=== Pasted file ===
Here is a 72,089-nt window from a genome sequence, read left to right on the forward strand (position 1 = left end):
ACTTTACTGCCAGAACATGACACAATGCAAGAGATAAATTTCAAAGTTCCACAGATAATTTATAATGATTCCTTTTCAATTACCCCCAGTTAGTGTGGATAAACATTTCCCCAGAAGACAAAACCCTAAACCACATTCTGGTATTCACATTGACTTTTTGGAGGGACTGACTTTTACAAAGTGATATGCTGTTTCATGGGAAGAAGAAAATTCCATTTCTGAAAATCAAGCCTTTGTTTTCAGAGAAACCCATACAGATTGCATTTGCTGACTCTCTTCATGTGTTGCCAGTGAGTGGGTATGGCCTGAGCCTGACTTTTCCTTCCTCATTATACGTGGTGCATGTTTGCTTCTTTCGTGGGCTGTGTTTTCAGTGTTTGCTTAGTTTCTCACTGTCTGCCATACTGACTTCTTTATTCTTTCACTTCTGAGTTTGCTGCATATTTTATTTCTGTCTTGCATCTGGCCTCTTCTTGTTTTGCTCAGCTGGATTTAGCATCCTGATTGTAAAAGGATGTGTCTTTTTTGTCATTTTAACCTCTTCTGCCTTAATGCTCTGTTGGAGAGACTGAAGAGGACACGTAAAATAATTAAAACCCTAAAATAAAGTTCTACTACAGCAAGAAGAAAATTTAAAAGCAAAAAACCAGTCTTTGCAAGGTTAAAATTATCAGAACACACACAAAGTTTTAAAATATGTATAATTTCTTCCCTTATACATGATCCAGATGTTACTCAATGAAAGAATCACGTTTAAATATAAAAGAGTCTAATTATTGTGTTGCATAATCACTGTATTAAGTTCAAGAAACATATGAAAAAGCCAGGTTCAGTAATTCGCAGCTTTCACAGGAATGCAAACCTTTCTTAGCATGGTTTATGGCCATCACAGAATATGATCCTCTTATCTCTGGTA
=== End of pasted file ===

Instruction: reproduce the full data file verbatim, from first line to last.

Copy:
Here is a 72,089-nt window from a genome sequence, read left to right on the forward strand (position 1 = left end):
ACTTTACTGCCAGAACATGACACAATGCAAGAGATAAATTTCAAAGTTCCACAGATAATTTATAATGATTCCTTTTCAATTACCCCCAGTTAGTGTGGATAAACATTTCCCCAGAAGACAAAACCCTAAACCACATTCTGGTATTCACATTGACTTTTTGGAGGGACTGACTTTTACAAAGTGATATGCTGTTTCATGGGAAGAAGAAAATTCCATTTCTGAAAATCAAGCCTTTGTTTTCAGAGAAACCCATACAGATTGCATTTGCTGACTCTCTTCATGTGTTGCCAGTGAGTGGGTATGGCCTGAGCCTGACTTTTCCTTCCTCATTATACGTGGTGCATGTTTGCTTCTTTCGTGGGCTGTGTTTTCAGTGTTTGCTTAGTTTCTCACTGTCTGCCATACTGACTTCTTTATTCTTTCACTTCTGAGTTTGCTGCATATTTTATTTCTGTCTTGCATCTGGCCTCTTCTTGTTTTGCTCAGCTGGATTTAGCATCCTGATTGTAAAAGGATGTGTCTTTTTTGTCATTTTAACCTCTTCTGCCTTAATGCTCTGTTGGAGAGACTGAAGAGGACACGTAAAATAATTAAAACCCTAAAATAAAGTTCTACTACAGCAAGAAGAAAATTTAAAAGCAAAAAACCAGTCTTTGCAAGGTTAAAATTATCAGAACACACACAAAGTTTTAAAATATGTATAATTTCTTCCCTTATACATGATCCAGATGTTACTCAATGAAAGAATCACGTTTAAATATAAAAGAGTCTAATTATTGTGTTGCATAATCACTGTATTAAGTTCAAGAAACATATGAAAAAGCCAGGTTCAGTAATTCGCAGCTTTCACAGGAATGCAAACCTTTCTTAGCATGGTTTATGGCCATCACAGAATATGATCCTCTTATCTCTGGTA